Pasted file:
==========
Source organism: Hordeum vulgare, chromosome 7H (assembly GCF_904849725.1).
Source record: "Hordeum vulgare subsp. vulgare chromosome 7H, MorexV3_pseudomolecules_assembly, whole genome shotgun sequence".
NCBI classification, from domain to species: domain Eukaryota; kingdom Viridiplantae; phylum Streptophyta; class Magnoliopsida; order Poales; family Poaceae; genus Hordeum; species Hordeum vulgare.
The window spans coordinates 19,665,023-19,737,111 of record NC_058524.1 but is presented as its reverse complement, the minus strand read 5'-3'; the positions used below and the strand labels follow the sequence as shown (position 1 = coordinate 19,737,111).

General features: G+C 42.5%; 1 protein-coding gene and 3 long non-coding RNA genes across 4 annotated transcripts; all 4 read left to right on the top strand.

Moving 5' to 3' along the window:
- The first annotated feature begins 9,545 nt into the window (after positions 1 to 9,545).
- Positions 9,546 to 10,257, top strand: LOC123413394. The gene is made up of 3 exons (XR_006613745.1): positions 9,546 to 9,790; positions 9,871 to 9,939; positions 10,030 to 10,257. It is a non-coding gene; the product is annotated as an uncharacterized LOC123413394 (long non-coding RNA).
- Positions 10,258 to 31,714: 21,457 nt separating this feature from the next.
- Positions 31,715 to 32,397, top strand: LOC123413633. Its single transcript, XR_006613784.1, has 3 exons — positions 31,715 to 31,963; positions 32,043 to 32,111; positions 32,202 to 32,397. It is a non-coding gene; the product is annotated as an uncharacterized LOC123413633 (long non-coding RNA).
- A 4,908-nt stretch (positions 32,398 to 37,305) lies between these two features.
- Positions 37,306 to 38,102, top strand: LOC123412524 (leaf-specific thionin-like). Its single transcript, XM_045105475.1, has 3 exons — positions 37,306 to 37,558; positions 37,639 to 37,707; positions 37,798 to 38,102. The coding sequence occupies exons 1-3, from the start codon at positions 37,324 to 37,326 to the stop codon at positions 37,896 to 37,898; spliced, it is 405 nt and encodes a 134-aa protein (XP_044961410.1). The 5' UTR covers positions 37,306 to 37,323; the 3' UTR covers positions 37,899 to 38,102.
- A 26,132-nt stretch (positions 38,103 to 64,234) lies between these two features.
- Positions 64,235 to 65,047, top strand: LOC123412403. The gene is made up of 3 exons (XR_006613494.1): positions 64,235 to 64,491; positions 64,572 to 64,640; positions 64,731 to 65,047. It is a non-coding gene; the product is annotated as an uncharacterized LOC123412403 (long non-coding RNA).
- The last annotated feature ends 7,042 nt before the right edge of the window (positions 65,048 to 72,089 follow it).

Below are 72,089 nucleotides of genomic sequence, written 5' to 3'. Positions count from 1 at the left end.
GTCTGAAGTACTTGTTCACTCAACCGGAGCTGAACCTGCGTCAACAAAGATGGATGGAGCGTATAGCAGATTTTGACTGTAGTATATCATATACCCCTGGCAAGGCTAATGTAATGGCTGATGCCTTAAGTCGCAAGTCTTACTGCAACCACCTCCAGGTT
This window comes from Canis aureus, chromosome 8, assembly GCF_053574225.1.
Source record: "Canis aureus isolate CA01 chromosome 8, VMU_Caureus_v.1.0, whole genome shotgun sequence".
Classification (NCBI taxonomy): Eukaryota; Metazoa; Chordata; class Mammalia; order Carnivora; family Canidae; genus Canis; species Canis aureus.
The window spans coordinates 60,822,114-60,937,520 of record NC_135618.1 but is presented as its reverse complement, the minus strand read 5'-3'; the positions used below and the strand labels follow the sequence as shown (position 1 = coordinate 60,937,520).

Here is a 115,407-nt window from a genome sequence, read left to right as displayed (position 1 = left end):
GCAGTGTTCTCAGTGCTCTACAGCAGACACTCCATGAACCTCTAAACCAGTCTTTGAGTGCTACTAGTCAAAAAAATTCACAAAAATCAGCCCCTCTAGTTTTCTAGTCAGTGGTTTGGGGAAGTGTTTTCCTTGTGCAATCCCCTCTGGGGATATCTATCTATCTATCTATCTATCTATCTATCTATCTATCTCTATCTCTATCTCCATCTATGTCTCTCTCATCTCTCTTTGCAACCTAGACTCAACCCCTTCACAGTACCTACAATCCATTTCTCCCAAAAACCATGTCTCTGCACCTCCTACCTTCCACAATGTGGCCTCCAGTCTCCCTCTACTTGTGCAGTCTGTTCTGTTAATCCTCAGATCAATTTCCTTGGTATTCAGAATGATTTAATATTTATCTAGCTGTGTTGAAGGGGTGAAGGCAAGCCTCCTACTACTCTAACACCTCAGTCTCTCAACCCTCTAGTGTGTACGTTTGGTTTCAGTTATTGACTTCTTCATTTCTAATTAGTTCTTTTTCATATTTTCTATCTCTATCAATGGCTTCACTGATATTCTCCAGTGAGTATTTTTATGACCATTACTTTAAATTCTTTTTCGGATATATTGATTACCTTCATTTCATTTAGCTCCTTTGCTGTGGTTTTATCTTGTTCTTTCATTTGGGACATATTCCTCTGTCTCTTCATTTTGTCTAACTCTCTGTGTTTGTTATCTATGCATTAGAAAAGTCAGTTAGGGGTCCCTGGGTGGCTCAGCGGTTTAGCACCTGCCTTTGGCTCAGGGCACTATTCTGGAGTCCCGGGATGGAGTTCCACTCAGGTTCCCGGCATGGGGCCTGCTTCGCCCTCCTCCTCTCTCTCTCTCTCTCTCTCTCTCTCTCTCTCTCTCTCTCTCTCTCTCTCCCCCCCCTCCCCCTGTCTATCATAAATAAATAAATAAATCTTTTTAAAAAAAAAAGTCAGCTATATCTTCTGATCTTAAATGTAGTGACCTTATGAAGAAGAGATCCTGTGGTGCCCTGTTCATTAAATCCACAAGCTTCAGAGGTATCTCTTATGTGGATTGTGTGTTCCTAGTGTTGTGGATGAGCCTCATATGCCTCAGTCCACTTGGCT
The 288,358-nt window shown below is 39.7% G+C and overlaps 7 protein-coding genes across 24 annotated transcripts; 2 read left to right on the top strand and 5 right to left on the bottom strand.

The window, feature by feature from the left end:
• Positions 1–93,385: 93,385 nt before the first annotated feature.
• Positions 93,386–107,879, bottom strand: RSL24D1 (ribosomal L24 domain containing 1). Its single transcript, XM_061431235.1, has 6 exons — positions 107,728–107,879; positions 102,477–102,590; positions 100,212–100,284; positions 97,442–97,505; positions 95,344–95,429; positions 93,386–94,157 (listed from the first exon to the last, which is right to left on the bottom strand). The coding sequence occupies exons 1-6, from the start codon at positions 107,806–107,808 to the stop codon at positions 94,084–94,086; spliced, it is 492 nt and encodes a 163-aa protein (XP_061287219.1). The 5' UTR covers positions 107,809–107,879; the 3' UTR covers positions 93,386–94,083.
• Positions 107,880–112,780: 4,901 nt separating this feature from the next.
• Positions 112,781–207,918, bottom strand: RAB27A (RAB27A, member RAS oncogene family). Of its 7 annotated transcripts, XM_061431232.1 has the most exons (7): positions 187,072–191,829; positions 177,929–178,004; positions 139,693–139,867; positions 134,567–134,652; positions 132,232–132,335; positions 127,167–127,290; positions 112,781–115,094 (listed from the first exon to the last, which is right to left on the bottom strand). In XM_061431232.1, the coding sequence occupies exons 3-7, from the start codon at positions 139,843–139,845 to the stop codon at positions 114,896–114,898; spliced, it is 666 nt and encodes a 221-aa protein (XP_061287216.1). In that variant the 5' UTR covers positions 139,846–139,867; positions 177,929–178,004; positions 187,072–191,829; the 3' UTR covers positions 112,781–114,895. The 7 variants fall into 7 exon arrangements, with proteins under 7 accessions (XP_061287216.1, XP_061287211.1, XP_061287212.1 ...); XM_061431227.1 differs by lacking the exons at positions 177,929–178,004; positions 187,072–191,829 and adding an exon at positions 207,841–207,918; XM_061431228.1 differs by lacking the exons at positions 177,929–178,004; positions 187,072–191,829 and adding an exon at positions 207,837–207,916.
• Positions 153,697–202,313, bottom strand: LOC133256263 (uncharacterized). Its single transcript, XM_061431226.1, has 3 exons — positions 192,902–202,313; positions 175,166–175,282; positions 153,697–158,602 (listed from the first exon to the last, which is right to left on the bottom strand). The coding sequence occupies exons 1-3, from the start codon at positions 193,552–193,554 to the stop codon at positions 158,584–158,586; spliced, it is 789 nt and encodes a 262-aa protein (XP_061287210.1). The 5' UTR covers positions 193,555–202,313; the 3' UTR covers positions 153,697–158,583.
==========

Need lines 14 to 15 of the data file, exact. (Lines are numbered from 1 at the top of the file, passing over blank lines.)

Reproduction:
- Positions 64,235 to 65,047, top strand: LOC123412403. The gene is made up of 3 exons (XR_006613494.1): positions 64,235 to 64,491; positions 64,572 to 64,640; positions 64,731 to 65,047. It is a non-coding gene; the product is annotated as an uncharacterized LOC123412403 (long non-coding RNA).
- The last annotated feature ends 7,042 nt before the right edge of the window (positions 65,048 to 72,089 follow it).